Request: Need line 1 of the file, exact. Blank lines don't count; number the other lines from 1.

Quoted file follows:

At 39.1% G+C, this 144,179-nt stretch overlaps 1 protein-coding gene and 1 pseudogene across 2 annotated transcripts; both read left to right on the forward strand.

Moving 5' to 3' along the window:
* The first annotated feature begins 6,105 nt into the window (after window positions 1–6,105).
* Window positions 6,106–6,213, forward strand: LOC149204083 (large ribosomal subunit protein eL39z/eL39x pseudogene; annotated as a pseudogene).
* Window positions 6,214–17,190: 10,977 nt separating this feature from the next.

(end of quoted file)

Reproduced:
At 39.1% G+C, this 144,179-nt stretch overlaps 1 protein-coding gene and 1 pseudogene across 2 annotated transcripts; both read left to right on the forward strand.